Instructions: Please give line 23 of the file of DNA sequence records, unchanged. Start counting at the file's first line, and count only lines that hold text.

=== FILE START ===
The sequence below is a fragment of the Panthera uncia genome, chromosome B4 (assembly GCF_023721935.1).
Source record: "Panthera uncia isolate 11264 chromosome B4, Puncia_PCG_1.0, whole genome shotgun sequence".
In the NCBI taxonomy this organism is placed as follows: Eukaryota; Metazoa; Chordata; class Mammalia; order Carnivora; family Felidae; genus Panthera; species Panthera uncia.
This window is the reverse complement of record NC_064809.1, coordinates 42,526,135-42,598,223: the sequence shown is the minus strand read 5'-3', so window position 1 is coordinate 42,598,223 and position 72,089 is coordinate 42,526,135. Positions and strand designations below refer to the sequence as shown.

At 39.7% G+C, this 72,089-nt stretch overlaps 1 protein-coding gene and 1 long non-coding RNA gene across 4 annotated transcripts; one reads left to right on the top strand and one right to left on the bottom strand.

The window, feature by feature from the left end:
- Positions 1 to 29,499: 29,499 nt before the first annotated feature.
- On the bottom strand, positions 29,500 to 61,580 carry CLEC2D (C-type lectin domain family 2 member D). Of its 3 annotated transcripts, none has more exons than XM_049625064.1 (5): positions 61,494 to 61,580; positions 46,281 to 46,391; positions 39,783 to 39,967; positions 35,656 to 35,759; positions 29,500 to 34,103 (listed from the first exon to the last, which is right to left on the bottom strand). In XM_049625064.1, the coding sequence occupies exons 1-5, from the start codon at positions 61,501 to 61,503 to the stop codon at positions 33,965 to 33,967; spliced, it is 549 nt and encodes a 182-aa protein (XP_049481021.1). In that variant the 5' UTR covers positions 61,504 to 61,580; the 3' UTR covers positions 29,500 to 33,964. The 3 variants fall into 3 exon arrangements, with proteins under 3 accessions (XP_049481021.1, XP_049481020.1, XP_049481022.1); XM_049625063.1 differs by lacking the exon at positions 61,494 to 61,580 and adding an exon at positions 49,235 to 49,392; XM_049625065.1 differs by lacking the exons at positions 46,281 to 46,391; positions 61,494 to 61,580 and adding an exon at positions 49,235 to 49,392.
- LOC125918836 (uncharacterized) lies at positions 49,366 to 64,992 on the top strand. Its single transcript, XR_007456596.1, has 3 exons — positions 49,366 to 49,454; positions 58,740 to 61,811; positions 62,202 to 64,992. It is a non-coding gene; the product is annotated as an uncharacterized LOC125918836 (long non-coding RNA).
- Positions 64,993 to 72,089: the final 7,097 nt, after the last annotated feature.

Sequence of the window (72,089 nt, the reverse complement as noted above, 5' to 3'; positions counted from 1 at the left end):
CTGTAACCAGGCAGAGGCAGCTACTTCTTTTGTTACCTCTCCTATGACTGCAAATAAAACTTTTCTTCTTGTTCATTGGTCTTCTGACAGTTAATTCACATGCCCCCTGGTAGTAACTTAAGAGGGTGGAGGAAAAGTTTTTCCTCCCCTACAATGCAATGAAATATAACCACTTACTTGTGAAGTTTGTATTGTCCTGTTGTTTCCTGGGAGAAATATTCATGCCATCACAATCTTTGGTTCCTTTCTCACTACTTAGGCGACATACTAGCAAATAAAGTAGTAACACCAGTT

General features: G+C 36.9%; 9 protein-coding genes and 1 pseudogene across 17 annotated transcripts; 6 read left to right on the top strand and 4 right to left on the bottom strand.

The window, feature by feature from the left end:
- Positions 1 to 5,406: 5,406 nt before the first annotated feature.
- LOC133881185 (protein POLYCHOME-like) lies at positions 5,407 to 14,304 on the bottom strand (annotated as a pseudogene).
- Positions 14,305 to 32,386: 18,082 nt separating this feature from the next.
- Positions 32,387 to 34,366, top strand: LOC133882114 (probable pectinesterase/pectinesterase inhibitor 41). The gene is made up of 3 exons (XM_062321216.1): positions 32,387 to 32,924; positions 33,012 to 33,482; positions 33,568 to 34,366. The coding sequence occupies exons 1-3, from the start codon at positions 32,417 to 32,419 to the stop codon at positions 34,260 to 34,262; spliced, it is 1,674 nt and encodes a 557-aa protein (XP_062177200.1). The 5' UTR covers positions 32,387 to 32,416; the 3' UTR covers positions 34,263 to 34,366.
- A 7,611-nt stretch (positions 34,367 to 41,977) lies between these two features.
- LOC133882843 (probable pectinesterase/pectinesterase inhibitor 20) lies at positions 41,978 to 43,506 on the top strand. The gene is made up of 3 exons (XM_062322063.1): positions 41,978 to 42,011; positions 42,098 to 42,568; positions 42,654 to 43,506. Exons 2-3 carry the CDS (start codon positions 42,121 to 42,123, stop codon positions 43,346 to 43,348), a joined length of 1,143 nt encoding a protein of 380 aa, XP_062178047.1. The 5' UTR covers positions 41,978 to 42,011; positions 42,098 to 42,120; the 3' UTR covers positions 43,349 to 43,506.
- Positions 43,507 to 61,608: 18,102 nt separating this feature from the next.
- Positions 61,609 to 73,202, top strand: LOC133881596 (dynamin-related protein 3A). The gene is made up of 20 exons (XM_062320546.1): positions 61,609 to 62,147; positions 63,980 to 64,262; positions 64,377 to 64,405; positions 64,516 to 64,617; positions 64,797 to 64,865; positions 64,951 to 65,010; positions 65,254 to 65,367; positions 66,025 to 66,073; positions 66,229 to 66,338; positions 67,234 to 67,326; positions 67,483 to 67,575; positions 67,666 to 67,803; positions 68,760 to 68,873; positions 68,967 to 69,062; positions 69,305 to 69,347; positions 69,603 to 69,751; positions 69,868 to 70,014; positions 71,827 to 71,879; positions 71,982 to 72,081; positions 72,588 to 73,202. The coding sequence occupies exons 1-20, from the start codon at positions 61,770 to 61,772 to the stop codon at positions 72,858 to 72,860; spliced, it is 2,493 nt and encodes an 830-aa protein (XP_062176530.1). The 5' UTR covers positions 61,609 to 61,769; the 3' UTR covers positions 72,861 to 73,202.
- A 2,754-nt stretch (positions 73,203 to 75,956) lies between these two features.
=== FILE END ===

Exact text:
- A 2,754-nt stretch (positions 73,203 to 75,956) lies between these two features.